The initial planning of radio parameters is typically done with specialized tools called Radio Planning Tools (RPTs). RPTs generate throughput and capacity estimations as well as predictions for coverage and interference maps. RPTs utilize site and antenna (equipment) information, as well as geographic data (e.g. terrain data, type of land usage, building data and road data). This data has to be entered into the tools.
In order to improve the initial network planning, planned site and antenna data are adjusted until the estimated system performance meets the requirements within the given deployment constraints.
Information about the sites and antennas is needed also by other applications, like SON applications or CM applications on NM level. For this reason it is beneficial if this data can be read via standardized interfaces.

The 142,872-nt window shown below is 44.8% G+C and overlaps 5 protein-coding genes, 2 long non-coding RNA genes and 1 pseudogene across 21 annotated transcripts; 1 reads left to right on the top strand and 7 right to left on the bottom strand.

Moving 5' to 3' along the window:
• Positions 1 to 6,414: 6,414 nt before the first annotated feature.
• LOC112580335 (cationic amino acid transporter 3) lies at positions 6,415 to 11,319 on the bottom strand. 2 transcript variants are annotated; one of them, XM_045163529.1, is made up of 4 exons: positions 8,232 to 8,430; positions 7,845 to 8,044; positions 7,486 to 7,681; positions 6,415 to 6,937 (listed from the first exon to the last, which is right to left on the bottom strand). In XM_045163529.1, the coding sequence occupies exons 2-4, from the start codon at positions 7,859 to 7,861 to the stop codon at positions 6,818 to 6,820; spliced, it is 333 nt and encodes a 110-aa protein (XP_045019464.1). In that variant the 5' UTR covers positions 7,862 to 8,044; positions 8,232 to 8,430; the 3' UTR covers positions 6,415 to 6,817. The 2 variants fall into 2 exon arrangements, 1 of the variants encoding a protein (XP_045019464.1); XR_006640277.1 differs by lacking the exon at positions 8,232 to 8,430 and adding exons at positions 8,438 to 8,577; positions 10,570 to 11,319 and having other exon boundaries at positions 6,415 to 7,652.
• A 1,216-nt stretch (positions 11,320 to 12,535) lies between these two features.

In contrast to configuration information it is normally not possible to read this data from the network elements.
The only place where this data is available in many deployment scenarios is in the RPT. Though this data represents initial planning, site data and antenna data are not likely to be changed very often, so that there is a fair chance that the data stored by the RPT represents also the actual situation in the network.
For this reason it is beneficial to have a read access to site and antenna data stored by the RPT.
It is to be noted that this TS series is only about the read access to site and antenna data. It is not concerned with any other functionality the RPT might have, nor with how the read data is used, nor if the read data represents the actual information about the network or if the data is outdated. Reading of site and antenna data stored by the RPT is hence the only use case in scope.
The RPT is a kind of NMLS (see TS 32.101
The RPT offers a capability allowing read access to site and antenna data. The RPT is a Service Provider (SP) and the NM a Service Consumer (SC). The RPTA IRP specifies the information model exposed by the RPT, and the operations to access it.